The attention of the Central Bank of Nigeria (CBN) has been drawn to various comments and
reactions following our recent reminder to Deposit Money Banks (DMBs) to desist from
transacting in / and with entities dealing in cryptocurrencies.
Most of these reactions reveal
that there appears to be a need to provide further justifications about our position, especially
to the general public.
For those who are not conversant with the universe of cryptocurrencies, it is important to state that Cryptocurrencies are digital or virtual currencies issued by largely anonymous entities and secured by cryptography.
Cryptography is a method of encrypting and hiding
codes that prevent oversight, accountability, and regulation. While there are a number of
cryptocurrencies now in circulation, Bitcoin was the first to be introduced in 2009, and now
accounts for about 68 percent of all cryptocurrencies.
As regards our recent policy pronouncement, it is important to clarify that the CBN circular
of February 5, 2021 did not place any new restrictions on cryptocurrencies, given that all
banks in the country had earlier been forbidden, through CBN’s circular dated January 12,
2017, not to use, hold, trade and/or transact in cryptocurrencies . Indeed, this position was
reiterated in another CBN Press Release dated February 27, 2018.
It is also important to note that the CBN’s position on cryptocurrencies is not an outlier as
many countries, central banks, international financial institutions, and distinguished investors
and economists have also warned against its use. They have all made similar
pronouncements based of the significant risks that transacting in cryptocurrencies portendrisk of loss of investments, money laundering, terrorism financing, illicit fund flows and
criminal activities. China, Canada, Taiwan, Indonesia, Algeria, Egypt, Morocco, Bolivia,
Kyrgyzstan, Ecuador, Saudi Arabia, Jordan, Iran, Bangladesh, Nepal and Cambodia have all
placed certain level of restrictions on financial institutions facilitating cryptocurrency
In China, for example, cryptocurrencies are completely banned and all exchanges closed as
well. Banks and other financial institutions are not allowed by law to transact or deal with
cryptocurrencies. China’s Central Bank, called the Peoples Bank of China (PBoC) has
provided several directives ruling out the use of these currencies.
The PBOC views cryptocurrencies as illegal because they are not issued by any recognized monetary institution and do not hold any legal status that can make them equivalent to money.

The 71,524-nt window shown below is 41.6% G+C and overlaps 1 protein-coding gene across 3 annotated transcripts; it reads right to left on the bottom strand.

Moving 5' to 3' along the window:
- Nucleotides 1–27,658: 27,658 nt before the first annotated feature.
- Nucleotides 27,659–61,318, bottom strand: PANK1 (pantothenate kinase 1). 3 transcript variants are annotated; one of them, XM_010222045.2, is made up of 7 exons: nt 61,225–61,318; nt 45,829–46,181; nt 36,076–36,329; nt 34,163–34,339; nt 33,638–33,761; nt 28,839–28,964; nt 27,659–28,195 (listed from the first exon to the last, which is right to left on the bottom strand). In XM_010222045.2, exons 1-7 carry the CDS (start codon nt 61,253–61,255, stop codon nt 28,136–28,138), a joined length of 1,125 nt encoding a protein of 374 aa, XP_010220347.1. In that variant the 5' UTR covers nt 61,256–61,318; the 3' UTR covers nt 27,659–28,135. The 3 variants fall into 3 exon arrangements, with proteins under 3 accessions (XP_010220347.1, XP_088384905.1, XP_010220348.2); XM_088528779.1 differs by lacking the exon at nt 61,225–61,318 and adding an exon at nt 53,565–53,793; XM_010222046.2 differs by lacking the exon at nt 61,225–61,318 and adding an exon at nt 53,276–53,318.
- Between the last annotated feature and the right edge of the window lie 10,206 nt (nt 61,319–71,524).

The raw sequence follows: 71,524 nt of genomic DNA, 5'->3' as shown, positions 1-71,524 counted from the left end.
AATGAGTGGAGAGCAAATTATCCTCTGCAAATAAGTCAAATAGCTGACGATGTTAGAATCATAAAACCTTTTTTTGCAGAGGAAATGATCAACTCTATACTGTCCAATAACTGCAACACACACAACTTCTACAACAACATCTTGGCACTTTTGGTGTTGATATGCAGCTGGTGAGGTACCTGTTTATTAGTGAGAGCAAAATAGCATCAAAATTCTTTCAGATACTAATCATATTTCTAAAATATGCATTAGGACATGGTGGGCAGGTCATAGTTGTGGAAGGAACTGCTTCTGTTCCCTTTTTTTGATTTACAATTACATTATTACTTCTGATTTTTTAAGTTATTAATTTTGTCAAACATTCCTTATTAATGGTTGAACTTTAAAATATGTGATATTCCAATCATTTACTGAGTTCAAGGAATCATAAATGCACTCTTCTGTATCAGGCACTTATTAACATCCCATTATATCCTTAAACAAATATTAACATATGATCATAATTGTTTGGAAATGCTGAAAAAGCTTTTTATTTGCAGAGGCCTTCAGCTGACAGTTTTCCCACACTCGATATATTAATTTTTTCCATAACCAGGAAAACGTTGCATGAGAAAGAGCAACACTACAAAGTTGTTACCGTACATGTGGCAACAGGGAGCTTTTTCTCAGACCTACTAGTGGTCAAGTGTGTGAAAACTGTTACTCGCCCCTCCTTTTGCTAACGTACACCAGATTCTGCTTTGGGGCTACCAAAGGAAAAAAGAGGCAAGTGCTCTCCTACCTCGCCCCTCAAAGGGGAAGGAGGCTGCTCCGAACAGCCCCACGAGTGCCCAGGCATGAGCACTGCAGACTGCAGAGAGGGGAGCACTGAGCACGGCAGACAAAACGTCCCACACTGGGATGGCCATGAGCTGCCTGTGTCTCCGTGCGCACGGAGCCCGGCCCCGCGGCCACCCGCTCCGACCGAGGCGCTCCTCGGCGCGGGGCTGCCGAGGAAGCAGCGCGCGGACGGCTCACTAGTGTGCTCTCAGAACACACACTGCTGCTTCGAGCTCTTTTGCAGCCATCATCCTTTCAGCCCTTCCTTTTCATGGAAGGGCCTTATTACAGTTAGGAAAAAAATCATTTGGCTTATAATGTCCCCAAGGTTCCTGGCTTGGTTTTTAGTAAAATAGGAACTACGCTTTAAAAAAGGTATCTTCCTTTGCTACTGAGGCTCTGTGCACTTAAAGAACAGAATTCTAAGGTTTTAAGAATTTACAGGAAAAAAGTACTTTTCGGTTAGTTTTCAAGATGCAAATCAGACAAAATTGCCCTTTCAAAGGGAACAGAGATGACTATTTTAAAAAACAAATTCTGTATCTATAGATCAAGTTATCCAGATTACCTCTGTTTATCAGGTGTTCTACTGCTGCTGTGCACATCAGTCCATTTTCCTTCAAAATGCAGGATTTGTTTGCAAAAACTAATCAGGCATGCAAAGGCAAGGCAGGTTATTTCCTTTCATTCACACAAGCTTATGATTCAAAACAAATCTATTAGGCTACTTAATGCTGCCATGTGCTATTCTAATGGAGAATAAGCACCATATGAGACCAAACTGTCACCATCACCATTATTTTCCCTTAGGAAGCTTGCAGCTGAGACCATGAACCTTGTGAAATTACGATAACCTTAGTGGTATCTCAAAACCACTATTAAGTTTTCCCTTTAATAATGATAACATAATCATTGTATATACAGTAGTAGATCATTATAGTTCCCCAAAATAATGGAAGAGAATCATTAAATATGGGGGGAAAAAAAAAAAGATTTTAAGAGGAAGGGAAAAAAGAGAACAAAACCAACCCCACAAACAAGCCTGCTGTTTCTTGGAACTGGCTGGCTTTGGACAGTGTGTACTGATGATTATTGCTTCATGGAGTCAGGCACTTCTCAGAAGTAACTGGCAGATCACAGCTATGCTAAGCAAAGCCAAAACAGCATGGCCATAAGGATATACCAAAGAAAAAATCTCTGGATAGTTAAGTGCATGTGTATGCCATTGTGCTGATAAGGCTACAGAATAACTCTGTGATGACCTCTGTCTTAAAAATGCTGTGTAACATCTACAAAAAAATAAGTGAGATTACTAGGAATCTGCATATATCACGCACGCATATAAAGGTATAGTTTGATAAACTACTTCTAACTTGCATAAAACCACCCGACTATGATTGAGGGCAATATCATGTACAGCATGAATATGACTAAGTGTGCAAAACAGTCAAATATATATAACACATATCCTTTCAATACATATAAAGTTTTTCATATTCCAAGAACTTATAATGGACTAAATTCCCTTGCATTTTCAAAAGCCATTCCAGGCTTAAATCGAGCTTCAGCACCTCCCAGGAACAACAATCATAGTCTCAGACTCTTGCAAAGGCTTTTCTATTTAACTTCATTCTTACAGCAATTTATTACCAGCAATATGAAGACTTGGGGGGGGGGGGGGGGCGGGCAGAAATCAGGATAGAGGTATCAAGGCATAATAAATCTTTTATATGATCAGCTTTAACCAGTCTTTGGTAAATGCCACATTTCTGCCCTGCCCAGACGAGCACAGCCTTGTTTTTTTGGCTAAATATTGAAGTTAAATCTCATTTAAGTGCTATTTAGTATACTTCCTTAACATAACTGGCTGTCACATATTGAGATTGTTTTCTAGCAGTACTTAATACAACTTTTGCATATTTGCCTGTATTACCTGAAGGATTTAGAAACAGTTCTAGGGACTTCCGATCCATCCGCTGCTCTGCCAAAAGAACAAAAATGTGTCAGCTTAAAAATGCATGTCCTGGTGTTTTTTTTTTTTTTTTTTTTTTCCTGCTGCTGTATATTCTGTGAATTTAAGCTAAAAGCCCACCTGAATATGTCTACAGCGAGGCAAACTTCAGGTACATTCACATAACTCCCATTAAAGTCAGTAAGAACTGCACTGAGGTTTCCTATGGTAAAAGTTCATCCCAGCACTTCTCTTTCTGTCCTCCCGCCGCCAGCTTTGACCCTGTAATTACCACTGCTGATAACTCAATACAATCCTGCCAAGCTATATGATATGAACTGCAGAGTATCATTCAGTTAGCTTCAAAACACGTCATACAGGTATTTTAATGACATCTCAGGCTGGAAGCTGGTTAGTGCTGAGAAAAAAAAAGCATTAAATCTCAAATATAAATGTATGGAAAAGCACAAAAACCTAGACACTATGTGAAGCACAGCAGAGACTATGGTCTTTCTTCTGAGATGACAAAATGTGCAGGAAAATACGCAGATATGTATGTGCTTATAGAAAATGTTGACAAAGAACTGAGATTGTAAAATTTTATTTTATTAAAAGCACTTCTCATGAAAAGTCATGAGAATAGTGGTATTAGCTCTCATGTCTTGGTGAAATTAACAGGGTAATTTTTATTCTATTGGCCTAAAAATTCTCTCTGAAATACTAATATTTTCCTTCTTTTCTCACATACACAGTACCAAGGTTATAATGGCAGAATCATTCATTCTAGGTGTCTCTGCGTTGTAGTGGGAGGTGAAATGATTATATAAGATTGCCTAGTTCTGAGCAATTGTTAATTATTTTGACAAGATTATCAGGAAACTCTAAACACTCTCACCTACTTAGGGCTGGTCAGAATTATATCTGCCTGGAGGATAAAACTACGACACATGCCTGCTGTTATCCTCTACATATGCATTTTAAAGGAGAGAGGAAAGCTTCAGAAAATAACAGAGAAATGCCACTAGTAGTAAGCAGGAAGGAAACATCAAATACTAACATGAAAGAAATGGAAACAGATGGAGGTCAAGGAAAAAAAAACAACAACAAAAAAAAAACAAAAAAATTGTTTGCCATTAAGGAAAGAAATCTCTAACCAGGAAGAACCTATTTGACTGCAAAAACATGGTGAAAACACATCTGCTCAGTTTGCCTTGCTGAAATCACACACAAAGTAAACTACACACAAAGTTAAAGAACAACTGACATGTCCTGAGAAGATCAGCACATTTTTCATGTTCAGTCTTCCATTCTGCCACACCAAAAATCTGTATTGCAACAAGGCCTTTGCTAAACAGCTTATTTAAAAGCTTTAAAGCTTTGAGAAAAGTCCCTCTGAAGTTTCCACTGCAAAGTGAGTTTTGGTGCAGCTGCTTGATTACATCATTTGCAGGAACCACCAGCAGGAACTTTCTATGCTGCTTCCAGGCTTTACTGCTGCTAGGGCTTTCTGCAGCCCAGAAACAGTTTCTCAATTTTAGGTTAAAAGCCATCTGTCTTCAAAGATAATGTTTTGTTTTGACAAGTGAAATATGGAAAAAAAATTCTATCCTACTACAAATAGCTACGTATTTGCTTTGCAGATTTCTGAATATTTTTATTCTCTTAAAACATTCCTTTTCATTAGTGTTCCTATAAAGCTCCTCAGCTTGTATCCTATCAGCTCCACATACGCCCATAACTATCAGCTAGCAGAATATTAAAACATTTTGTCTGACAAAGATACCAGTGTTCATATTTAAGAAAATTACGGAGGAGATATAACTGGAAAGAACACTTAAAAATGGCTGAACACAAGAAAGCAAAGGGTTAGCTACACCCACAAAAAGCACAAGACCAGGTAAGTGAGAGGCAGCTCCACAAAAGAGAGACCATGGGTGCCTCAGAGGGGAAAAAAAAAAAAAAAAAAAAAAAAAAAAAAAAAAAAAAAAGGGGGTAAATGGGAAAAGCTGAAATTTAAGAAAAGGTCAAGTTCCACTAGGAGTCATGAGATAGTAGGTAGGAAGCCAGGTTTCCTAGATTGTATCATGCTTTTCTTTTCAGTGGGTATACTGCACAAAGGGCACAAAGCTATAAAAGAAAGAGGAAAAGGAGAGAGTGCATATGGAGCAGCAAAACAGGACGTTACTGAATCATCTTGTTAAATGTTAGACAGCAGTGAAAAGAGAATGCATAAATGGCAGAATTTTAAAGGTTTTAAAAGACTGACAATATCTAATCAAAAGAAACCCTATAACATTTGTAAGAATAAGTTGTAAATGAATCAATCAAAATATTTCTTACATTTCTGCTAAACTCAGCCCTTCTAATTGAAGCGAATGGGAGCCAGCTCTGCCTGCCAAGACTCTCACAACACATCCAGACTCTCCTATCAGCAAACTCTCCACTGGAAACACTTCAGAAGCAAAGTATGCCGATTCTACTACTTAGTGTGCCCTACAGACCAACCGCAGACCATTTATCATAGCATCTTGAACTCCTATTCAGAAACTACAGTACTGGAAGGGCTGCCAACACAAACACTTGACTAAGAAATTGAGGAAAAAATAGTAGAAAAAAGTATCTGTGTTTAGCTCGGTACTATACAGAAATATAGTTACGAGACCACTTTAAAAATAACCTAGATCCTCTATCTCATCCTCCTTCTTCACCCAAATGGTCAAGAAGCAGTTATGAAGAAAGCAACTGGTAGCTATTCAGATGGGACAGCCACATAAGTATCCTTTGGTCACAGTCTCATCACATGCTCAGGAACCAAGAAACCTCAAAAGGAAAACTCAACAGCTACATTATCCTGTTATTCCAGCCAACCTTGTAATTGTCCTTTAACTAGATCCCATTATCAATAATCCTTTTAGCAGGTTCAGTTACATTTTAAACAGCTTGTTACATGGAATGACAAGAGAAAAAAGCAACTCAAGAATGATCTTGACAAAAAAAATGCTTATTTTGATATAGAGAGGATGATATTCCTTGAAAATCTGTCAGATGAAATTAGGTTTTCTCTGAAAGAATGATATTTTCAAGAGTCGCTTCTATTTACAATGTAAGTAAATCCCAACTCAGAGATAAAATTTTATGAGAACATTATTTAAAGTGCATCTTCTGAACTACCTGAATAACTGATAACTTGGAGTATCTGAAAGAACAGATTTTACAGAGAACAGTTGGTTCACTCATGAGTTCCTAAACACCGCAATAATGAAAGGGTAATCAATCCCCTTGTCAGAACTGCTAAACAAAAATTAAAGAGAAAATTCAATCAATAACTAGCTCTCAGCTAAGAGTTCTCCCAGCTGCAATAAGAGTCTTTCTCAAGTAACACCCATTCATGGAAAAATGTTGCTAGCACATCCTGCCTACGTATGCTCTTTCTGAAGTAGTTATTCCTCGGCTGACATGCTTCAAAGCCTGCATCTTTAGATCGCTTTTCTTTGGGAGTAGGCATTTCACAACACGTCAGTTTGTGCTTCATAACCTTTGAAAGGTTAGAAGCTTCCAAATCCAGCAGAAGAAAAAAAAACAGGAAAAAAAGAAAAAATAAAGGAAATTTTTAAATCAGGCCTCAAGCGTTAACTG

Hence banks and all stakeholders are strongly advised against their use as a currency.
Even famed investor Warren Buffett has called cryptocurrencies “rat poison squared,” a
“mirage,” and a “gambling device.” Mr. Buffett believes it is a “gambling device” given that
they are mostly valuable because the person buying it does so, not as a means of payment;
but in the hope they can sell it for even more than what they paid at some point.
During an online forum hosted by the Davos-based World Economic Forum few weeks ago,
Andrew Bailey, the Governor of the Bank of England, highlighted the extreme price volatility
of cryptocurrencies as one of the biggest flaws and explained that this flaw makes it impossible for them to be used as a lasting means of payment.
“Have we landed on what I would call the design, governance and arrangements for what I might call a lasting digital currency? No, I don’t think we’re there yet, honestly.
I don’t think cryptocurrencies as originally formulated are it,” he said.
It is not surprising he would take that position because, Bitcoin, the best-known cryptocurrency, hit a record high of $42,000 per unit on January 8, 2021, and sank as low as $28,800 about two weeks later. This is far greater volatility than is found with normal currencies.
Let us now turn to some of the justifications for CBN’s recent policy reminder. A perfunctory
reflection on the definition of cryptocurrencies can already reveal several problems.
First, in light of the fact that they are issued by unregulated and unlicensed entities, their use in Nigeria goes against the key mandates of the CBN, as enshrined in the CBN Act (2007),
as the issuer of legal tender in Nigeria. In effect, the use of cryptocurrencies in Nigeria are a direct contravention of existing law.
It is also important to highlight that there is a critical
difference between a Central Bank issued Digital Currency and cryptocurrencies.